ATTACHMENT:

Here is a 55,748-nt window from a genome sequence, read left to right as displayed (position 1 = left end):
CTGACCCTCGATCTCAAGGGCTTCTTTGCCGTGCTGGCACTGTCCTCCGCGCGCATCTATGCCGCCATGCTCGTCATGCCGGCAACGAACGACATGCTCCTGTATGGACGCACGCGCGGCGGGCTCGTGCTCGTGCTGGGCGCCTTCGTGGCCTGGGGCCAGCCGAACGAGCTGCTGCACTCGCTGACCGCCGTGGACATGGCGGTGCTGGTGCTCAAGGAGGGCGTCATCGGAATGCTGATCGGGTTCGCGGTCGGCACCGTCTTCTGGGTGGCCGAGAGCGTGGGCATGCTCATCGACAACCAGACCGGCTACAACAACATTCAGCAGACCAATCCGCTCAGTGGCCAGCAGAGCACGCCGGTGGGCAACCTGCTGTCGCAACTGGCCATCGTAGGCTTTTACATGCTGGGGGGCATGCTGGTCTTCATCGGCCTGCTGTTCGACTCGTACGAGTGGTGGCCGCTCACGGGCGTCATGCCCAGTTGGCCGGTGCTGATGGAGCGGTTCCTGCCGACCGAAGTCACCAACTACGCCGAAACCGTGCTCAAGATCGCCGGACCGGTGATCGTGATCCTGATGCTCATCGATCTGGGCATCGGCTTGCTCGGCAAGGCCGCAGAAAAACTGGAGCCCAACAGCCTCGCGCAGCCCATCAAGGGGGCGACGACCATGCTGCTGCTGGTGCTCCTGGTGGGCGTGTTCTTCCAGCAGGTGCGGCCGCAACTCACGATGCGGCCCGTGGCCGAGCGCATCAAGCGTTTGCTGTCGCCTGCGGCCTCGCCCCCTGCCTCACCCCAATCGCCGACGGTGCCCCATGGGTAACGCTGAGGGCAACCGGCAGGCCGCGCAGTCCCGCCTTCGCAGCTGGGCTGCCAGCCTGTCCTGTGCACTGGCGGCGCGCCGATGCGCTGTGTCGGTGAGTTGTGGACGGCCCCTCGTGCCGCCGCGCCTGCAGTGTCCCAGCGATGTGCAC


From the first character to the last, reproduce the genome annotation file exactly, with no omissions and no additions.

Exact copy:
Here is a 55,748-nt window from a genome sequence, read left to right as displayed (position 1 = left end):
CTGACCCTCGATCTCAAGGGCTTCTTTGCCGTGCTGGCACTGTCCTCCGCGCGCATCTATGCCGCCATGCTCGTCATGCCGGCAACGAACGACATGCTCCTGTATGGACGCACGCGCGGCGGGCTCGTGCTCGTGCTGGGCGCCTTCGTGGCCTGGGGCCAGCCGAACGAGCTGCTGCACTCGCTGACCGCCGTGGACATGGCGGTGCTGGTGCTCAAGGAGGGCGTCATCGGAATGCTGATCGGGTTCGCGGTCGGCACCGTCTTCTGGGTGGCCGAGAGCGTGGGCATGCTCATCGACAACCAGACCGGCTACAACAACATTCAGCAGACCAATCCGCTCAGTGGCCAGCAGAGCACGCCGGTGGGCAACCTGCTGTCGCAACTGGCCATCGTAGGCTTTTACATGCTGGGGGGCATGCTGGTCTTCATCGGCCTGCTGTTCGACTCGTACGAGTGGTGGCCGCTCACGGGCGTCATGCCCAGTTGGCCGGTGCTGATGGAGCGGTTCCTGCCGACCGAAGTCACCAACTACGCCGAAACCGTGCTCAAGATCGCCGGACCGGTGATCGTGATCCTGATGCTCATCGATCTGGGCATCGGCTTGCTCGGCAAGGCCGCAGAAAAACTGGAGCCCAACAGCCTCGCGCAGCCCATCAAGGGGGCGACGACCATGCTGCTGCTGGTGCTCCTGGTGGGCGTGTTCTTCCAGCAGGTGCGGCCGCAACTCACGATGCGGCCCGTGGCCGAGCGCATCAAGCGTTTGCTGTCGCCTGCGGCCTCGCCCCCTGCCTCACCCCAATCGCCGACGGTGCCCCATGGGTAACGCTGAGGGCAACCGGCAGGCCGCGCAGTCCCGCCTTCGCAGCTGGGCTGCCAGCCTGTCCTGTGCACTGGCGGCGCGCCGATGCGCTGTGTCGGTGAGTTGTGGACGGCCCCTCGTGCCGCCGCGCCTGCAGTGTCCCAGCGATGTGCAC